Studying Fashion Design? Learn how it all began by experiencing the ancient Maya designs techniques on the ground in Guatemala with our Fashion Design Immersion Seminars! Whether traveling alone or with a group of fashion design students - we are here to help facilitate a worthwhile immersion tour that complements your studies. From day trips to weeklong seminars, we are equipped to show you the various techniques of weaving, dyeing and embroidery. Our goal is to create a positive space where designers can learn and share about the traditions of Guatemala. Discover the symbolism and artistry behind Guatemala’s world-renowned textiles.
Learn techniques such as backstrap weaving, pedal looms, hand-embroidery, textile design, natural dyes, cotton spinning first-hand from your own private Maya female artisan teacher. The art of weaving is an ancient tradition that can be traced back for numerous generations in Guatemala. Depictions of women weaving in ancient Mayan artifacts are prevalent and verified by historians. According to Mayan mythology, "Ix Chel" was the goddess of weaving, fertility and childbirth - which is the source of all weaving and the creative process.
Through this immersion process you will gain a deeper understanding of the original process behind designing patterns, dyeing fabric and ultimately creating garments.
What Does the Process Look Like?
Step one for some of our artisan partners is to dye the cotton. Using the natural essence from local plants, bark, vegetables and fruits such as hibiscus flowers, coconut shells, achiote, and avocado trees to obtain the coloring. This artisanal knowledge has been preserved over time and has been passed down from generation to generation.
Prior to weaving, our Maya artisan partners will show you the art of designing textiles and their process of personal expression. A traditional wooden "warper" is called an urdidora, where the female artisan begins her design process. She consciously chooses the amount of thread, which colors to use, in what order to combine them - ultimately to form a pattern of thread for the weaving process. From there, she can place the strings of cotton needed for weaving perfectly before transferring to the loom.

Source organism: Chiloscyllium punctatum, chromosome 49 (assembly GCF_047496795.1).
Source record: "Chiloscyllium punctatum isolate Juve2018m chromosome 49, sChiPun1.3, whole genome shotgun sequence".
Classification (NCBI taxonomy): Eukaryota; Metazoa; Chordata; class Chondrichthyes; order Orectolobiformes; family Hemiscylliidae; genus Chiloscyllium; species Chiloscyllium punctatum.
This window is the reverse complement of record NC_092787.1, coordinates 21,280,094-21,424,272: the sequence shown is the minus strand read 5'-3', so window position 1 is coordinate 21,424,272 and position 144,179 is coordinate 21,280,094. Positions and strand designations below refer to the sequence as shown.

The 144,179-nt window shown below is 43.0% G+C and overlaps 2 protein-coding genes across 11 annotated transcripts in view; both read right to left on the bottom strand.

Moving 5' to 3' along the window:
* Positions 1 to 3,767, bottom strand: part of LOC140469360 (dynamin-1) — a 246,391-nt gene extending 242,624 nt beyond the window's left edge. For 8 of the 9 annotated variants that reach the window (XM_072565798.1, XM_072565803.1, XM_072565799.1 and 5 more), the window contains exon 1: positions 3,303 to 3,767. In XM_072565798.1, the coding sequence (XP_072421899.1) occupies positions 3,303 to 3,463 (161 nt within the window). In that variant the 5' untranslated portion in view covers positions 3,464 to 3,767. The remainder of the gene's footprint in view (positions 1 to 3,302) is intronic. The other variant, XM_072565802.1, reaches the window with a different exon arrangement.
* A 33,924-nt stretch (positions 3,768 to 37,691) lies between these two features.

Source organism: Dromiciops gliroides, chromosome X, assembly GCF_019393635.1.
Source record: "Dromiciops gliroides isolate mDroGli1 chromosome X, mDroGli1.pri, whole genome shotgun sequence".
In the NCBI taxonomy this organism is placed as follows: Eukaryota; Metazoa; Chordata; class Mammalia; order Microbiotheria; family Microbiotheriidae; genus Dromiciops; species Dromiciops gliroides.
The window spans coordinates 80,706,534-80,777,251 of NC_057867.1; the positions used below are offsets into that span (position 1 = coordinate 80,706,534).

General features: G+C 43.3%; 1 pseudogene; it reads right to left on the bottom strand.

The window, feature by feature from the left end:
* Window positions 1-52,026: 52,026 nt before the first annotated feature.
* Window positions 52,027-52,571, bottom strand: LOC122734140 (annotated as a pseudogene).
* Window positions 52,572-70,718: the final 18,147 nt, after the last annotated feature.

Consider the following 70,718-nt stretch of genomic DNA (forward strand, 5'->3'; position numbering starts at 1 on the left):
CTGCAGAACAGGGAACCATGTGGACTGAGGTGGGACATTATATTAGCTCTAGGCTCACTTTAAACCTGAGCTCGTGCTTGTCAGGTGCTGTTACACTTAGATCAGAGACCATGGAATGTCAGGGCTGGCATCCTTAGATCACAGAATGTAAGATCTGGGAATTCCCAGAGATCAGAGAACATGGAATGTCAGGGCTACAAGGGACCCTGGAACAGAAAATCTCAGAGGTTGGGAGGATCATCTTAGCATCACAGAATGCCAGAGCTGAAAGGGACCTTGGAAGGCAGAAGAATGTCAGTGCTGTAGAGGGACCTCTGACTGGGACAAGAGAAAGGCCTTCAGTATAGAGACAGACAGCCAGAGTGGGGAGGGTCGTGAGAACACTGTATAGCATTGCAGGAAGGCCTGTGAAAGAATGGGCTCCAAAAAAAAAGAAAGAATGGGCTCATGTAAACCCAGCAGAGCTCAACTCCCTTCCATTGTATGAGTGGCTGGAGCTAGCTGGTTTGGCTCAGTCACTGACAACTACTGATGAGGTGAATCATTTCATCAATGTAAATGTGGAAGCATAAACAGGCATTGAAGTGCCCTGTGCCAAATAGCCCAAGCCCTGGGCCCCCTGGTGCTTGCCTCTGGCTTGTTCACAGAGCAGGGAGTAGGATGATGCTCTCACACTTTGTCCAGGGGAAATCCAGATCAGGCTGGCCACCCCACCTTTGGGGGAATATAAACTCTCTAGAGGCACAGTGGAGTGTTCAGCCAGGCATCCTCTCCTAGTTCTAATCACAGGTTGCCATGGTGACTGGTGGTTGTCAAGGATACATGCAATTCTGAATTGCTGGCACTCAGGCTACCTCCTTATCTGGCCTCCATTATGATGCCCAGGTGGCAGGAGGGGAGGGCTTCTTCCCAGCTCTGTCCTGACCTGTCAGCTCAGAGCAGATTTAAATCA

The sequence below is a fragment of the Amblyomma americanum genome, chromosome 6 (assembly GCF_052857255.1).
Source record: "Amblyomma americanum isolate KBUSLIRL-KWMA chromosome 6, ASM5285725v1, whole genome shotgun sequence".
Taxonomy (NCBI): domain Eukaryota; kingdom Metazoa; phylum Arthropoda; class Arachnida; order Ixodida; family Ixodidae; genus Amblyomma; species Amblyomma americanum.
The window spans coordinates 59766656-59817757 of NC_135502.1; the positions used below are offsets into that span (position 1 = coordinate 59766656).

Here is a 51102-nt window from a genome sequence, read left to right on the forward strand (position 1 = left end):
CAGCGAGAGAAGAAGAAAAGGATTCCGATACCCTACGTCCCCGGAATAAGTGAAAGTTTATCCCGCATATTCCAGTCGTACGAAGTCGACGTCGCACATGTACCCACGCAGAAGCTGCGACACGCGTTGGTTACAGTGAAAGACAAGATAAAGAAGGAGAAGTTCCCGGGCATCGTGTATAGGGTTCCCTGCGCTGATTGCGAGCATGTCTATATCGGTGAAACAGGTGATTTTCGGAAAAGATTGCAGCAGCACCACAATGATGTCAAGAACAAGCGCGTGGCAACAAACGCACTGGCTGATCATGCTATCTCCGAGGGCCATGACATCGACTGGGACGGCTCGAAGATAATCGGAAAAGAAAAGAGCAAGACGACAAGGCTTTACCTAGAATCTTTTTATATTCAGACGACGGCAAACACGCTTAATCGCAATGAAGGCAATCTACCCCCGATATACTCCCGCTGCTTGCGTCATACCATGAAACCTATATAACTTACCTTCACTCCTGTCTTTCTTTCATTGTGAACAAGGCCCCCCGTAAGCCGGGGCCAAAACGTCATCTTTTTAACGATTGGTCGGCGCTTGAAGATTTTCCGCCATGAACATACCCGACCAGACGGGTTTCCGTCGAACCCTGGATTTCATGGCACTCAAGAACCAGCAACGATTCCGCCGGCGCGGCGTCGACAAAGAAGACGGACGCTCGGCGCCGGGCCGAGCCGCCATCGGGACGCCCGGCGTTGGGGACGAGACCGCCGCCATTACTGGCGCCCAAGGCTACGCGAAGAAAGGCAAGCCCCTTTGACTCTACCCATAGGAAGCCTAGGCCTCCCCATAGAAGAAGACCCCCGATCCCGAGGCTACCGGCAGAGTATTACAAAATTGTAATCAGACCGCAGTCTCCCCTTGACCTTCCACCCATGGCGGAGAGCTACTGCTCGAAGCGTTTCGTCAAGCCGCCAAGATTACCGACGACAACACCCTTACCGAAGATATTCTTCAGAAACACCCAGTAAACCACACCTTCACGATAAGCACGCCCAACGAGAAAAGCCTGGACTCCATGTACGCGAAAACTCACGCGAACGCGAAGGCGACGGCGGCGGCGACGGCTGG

In Guatemala, the traditional back-strap loom uses the weavers body to establish the tension needed to create the woven fabric. As a result, this process is far more physically engaging than it looks. Using their bodies back and forth to tighten and loosen the tension, the weaver's body is practically part of the loom and fabric. Maya women and their bodies are physically and intimately engaged in every moment of a weavings creation. That is what makes each and every weaving so incredibly special.
Now you can experience the entire process firsthand and gain a deeper appreciation for the time and effort that goes into traditional designs.
Meet Your Program Leader: Alyssa Yamamoto
Before founding Hiptipico, Alyssa Yamamoto earned her Master’s from Georgetown University’s School of Foreign Service. She has traveled the world extensively to complete field research and to work with various sustainable development initiatives, one of which brought her to the highlands of Guatemala. Her desire to share handcrafted local goods with the world and to economically support this beautiful community led to the birth of Hiptipico. Today, Alyssa is thrilled to share these gorgeous textiles with socially-minded consumers while supporting her network of artisans partners.